According to the Centers for Disease Control and Prevention (CDC) 70% - 90% of people with Out of Hospital Cardiac Arrest (OHCA) die before they reach the hospital. Rapid treatment of SCA and OHCA with an AED can be lifesaving. SCA usually causes death if it's not treated within minutes. In fact, each minute of SCA leads to a 10 percent reduction in survival. Using an AED on a person who is having SCA may save the person's life.
Did you know that here at PVCC, we have 7 AEDs distributed throughout our Main Campus? AEDs are located near the receptionist’s desk in the Main Building, in the 200 Wing near the Business Division Office (Room 270), in the 800 Wing near the Human Resources Office (Room 810), in the Dickinson Building near the Humanities Division Office (Room 317), in the Stultz Center near the entrance and in the Keats Science Building near the 100 and 200 hallways.
Would you know how to use one of them in an emergency situation? Here is a link to walk you through the use of one of the AEDs on PVCC's campus: Phillips HeartStart AED Video
To learn more about heart rhythms and AEDs, visit The National Institute of Health.
September 16, 2019
Intuition, Instinct, and PVCC Safe Escort Services
Need an escort to or from your vehicle or classroom?
Call PVCC Department of Public Safety & Campus Police at 434.981.6362
Intuition is one of the best tools we have for keeping ourselves safe.
The Oxford Dictionaries define intuition as: “The ability to understand something immediately, without the need for conscious reasoning "we shall allow our intuition to guide us."
Synonyms: Instinct, intuitiveness, sixth sense, clairvoyance, second sight, hunch, feeling (in one's bones), inkling, (sneaking) suspicion, idea, notion, premonition, presentiment, gut feeling, gut instinct.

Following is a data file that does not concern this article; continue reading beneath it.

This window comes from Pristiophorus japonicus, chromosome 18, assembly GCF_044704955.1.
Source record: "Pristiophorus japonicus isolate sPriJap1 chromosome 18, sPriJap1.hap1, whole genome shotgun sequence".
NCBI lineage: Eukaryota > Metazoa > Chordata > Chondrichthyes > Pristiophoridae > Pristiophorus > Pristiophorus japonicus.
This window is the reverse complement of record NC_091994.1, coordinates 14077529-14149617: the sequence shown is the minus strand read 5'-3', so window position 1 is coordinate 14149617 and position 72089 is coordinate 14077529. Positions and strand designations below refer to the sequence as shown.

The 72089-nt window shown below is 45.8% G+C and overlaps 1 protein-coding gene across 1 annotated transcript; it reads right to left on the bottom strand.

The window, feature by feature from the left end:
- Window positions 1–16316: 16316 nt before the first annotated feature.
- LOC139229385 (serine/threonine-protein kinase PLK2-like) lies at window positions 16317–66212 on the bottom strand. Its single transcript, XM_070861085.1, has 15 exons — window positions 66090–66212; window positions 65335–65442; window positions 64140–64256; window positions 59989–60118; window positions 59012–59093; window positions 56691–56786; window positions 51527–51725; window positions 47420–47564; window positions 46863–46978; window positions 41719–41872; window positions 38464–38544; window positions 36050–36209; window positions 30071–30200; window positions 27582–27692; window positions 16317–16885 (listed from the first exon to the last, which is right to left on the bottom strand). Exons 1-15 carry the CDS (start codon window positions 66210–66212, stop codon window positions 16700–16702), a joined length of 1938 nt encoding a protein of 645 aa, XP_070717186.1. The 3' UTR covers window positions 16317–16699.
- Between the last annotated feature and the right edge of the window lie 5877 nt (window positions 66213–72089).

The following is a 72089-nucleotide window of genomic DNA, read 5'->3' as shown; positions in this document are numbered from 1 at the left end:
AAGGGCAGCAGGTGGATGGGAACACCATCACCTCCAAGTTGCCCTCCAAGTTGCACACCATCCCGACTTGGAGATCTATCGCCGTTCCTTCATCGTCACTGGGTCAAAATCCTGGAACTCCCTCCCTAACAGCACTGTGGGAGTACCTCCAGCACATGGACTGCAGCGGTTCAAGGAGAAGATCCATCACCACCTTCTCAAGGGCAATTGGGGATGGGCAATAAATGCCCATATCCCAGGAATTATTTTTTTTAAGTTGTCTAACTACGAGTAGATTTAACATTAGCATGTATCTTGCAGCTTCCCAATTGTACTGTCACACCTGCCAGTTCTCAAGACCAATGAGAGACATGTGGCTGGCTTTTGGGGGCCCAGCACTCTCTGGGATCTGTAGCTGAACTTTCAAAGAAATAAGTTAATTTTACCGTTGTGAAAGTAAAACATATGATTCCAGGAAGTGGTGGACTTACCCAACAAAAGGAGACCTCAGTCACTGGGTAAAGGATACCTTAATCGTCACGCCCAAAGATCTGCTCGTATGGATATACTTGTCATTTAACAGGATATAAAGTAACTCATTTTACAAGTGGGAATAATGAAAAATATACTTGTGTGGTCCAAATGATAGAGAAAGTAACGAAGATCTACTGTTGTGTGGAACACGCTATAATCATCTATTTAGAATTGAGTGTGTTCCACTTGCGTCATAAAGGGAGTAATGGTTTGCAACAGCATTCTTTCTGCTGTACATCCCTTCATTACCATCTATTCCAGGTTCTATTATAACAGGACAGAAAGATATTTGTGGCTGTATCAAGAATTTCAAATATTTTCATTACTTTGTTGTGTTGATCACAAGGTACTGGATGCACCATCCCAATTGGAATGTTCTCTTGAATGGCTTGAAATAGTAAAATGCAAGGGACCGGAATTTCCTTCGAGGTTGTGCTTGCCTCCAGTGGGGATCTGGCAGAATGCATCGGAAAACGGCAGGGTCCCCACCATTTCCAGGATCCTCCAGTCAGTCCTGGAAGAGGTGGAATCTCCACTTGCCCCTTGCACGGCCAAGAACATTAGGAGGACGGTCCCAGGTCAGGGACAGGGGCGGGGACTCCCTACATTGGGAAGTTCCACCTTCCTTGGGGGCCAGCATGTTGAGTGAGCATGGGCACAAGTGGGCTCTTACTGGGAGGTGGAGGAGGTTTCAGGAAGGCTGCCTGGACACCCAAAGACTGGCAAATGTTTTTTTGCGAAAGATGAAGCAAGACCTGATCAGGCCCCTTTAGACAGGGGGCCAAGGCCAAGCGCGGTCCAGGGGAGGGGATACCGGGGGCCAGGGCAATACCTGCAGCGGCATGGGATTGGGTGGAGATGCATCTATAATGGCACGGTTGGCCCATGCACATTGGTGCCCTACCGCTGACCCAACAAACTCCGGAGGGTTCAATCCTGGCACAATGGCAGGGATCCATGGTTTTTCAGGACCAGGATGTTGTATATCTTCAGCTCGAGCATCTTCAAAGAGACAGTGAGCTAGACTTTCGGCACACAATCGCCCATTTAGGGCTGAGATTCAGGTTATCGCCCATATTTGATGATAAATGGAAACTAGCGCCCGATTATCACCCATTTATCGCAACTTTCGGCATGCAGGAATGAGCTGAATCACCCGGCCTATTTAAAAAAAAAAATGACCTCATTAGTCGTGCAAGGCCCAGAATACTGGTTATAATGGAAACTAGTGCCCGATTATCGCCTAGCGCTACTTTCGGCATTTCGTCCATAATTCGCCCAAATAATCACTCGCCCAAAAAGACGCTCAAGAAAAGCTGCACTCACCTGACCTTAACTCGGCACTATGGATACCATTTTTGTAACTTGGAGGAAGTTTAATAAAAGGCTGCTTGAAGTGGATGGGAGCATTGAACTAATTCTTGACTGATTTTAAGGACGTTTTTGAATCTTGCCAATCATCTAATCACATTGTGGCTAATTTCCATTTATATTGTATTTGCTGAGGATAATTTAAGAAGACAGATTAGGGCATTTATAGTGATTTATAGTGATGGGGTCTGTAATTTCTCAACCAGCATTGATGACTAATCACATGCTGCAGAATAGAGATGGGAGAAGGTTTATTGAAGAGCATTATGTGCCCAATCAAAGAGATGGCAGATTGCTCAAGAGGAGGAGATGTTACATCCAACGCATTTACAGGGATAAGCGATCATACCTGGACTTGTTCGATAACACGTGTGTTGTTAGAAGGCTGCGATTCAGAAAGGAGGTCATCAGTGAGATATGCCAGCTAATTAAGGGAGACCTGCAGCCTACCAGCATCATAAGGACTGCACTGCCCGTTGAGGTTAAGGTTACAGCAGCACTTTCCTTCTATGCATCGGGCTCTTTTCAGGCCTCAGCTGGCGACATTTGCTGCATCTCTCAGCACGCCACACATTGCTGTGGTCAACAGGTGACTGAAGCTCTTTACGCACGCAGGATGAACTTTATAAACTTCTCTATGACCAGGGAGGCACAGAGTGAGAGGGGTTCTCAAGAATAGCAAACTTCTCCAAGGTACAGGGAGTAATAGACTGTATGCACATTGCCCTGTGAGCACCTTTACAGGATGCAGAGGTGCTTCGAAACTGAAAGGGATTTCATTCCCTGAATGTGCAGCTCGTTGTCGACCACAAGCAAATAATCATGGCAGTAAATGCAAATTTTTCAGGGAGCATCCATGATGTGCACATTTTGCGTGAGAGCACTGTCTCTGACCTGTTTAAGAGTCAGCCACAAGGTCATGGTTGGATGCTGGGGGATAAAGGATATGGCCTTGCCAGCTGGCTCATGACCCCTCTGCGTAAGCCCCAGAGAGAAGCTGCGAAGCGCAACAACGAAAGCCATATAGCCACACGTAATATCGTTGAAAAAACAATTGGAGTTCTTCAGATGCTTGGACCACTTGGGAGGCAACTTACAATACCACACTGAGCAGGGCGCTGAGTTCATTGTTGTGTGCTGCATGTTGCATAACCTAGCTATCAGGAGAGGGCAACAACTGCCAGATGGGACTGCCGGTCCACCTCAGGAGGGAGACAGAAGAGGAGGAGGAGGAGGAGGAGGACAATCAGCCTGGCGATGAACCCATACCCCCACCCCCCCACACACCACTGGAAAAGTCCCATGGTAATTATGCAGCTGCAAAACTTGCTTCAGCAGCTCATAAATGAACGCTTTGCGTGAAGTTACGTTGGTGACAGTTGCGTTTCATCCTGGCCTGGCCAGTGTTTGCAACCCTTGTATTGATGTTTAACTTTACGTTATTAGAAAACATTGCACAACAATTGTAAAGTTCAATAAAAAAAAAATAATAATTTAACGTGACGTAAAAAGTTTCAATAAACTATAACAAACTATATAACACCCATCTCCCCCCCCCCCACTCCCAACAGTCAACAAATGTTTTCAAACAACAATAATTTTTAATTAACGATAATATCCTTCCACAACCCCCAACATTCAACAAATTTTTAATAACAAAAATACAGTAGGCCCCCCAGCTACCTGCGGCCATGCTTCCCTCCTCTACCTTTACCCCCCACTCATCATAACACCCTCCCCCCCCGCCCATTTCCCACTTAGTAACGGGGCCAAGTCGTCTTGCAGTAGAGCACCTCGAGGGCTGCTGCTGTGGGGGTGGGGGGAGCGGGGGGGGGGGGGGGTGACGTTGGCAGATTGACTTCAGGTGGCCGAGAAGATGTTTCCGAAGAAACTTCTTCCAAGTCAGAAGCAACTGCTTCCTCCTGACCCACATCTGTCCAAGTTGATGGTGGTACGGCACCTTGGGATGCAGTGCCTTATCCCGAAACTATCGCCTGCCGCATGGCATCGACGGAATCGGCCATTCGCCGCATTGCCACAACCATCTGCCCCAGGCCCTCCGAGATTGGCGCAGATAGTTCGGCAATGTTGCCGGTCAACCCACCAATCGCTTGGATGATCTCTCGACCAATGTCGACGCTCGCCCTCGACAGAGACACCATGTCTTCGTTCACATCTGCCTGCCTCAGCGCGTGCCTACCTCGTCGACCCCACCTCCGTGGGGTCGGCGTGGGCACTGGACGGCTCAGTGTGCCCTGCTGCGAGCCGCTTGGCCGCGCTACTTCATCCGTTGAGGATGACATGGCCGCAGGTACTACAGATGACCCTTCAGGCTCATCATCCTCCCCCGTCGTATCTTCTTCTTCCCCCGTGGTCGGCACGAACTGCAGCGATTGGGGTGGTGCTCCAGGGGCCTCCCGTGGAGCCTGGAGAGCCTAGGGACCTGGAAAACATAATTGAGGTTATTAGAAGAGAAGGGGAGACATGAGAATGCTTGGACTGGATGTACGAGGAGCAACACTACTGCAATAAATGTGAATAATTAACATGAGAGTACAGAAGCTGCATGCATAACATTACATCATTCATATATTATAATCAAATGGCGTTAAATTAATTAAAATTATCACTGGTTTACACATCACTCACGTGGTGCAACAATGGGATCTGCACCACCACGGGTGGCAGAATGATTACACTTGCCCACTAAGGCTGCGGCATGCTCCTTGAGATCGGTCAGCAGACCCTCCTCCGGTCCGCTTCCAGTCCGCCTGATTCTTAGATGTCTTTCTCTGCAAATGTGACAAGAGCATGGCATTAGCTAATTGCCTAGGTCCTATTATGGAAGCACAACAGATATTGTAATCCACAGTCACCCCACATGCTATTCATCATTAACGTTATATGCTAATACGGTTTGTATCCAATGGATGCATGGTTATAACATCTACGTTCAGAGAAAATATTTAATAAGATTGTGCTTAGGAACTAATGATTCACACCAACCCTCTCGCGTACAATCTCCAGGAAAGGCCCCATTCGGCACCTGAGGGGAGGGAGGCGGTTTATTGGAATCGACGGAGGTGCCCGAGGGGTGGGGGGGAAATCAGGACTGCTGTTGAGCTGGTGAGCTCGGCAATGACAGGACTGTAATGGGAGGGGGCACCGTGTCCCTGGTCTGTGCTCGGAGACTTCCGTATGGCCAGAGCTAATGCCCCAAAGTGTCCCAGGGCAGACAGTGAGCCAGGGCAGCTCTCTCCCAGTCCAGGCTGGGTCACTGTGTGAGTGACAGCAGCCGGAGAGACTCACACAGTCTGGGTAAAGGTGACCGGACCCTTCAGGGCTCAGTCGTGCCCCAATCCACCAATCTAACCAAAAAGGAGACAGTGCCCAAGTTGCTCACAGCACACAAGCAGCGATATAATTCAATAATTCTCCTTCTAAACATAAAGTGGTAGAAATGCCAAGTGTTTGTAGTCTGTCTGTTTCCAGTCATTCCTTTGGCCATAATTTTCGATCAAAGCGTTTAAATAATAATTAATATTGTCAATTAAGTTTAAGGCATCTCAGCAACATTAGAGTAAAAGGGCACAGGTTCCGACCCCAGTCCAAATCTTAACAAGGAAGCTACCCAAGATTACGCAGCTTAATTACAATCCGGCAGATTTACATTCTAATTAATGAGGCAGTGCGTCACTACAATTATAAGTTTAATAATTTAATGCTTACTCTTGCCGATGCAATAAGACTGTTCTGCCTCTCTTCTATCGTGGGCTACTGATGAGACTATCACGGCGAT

“One way to distinguish between instinct and intuition is to think of instinct as something you don't have a conscious choice about - it will cause you to respond to events in a particular way, whether you want to or not. Whereas intuition is a feeling, a hunch that makes one way of responding more attractive to you than others, but you can still choose to follow it or not” (Gus Griffin, Master your instincts, Master your life).
We often ignore our intuition for many reasons. Often not to offend or seem rude to others. There are many examples of individuals ignoring their intuition and becoming tragic victims of crimes. Ignoring that “gut feeling” by letting a stranger come inside to use the phone or help carry in groceries; that man in the park that gives off “bad vibes”; not reporting unusual behavior by a co-worker or student; many other examples you hear and read about every day. This ignoring of that “uncomfortable feeling” often leads to tragic consequences.
There are many studies and experts expounding on the role of intuition in personal safety. They all agree on one thing. Instinct is developed from information that our brain is processing without us knowing. Instinct is something that should never be ignored.
September 9, 2019
EMERGENCY NOTIFICATION SYSTEMS IN YOUR AREA
In addition to PVCC’s e2Campus Emergency Notification System, you may want to consider signing up for an emergency alert system for the locality in which you reside. All localities served by PVCC have an emergency notification system for their residents.
Most of these sights deliver real-time emergency, community, missing person and severe weather alerts to users within the area of impact. We have compiled a list for your convenience.
Greene County: https://public.coderedweb.com/cne/en-US/924270CF2CAD